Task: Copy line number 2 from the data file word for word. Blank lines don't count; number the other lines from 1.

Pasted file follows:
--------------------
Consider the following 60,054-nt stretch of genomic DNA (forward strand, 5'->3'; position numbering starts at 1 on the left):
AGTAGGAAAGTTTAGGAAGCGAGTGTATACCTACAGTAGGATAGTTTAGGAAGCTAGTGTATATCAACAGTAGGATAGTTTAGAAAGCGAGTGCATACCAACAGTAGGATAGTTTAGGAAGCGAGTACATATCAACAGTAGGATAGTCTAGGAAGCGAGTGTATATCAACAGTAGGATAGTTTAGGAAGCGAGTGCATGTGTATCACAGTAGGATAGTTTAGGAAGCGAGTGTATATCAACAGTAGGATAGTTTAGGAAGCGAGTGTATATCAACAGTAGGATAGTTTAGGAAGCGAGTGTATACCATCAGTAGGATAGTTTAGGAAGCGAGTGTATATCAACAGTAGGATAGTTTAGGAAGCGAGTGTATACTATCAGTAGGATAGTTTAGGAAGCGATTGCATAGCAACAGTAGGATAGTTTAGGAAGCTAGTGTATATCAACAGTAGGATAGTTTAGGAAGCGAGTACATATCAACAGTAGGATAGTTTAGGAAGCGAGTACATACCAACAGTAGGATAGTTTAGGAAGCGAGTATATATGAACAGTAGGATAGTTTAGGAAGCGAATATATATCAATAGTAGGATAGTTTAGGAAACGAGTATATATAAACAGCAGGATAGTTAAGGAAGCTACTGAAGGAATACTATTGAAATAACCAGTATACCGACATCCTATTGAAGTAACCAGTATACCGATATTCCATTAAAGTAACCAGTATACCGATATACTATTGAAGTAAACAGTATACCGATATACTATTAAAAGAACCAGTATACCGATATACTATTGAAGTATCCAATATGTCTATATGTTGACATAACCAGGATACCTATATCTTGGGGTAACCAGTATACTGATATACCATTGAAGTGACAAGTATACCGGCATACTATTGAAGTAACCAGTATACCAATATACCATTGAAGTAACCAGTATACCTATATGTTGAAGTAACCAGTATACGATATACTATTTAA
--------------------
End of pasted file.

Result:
AGTAGGAAAGTTTAGGAAGCGAGTGTATACCTACAGTAGGATAGTTTAGGAAGCTAGTGTATATCAACAGTAGGATAGTTTAGAAAGCGAGTGCATACCAACAGTAGGATAGTTTAGGAAGCGAGTACATATCAACAGTAGGATAGTCTAGGAAGCGAGTGTATATCAACAGTAGGATAGTTTAGGAAGCGAGTGCATGTGTATCACAGTAGGATAGTTTAGGAAGCGAGTGTATATCAACAGTAGGATAGTTTAGGAAGCGAGTGTATATCAACAGTAGGATAGTTTAGGAAGCGAGTGTATACCATCAGTAGGATAGTTTAGGAAGCGAGTGTATATCAACAGTAGGATAGTTTAGGAAGCGAGTGTATACTATCAGTAGGATAGTTTAGGAAGCGATTGCATAGCAACAGTAGGATAGTTTAGGAAGCTAGTGTATATCAACAGTAGGATAGTTTAGGAAGCGAGTACATATCAACAGTAGGATAGTTTAGGAAGCGAGTACATACCAACAGTAGGATAGTTTAGGAAGCGAGTATATATGAACAGTAGGATAGTTTAGGAAGCGAATATATATCAATAGTAGGATAGTTTAGGAAACGAGTATATATAAACAGCAGGATAGTTAAGGAAGCTACTGAAGGAATACTATTGAAATAACCAGTATACCGACATCCTATTGAAGTAACCAGTATACCGATATTCCATTAAAGTAACCAGTATACCGATATACTATTGAAGTAAACAGTATACCGATATACTATTAAAAGAACCAGTATACCGATATACTATTGAAGTATCCAATATGTCTATATGTTGACATAACCAGGATACCTATATCTTGGGGTAACCAGTATACTGATATACCATTGAAGTGACAAGTATACCGGCATACTATTGAAGTAACCAGTATACCAATATACCATTGAAGTAACCAGTATACCTATATGTTGAAGTAACCAGTATACGATATACTATTTAA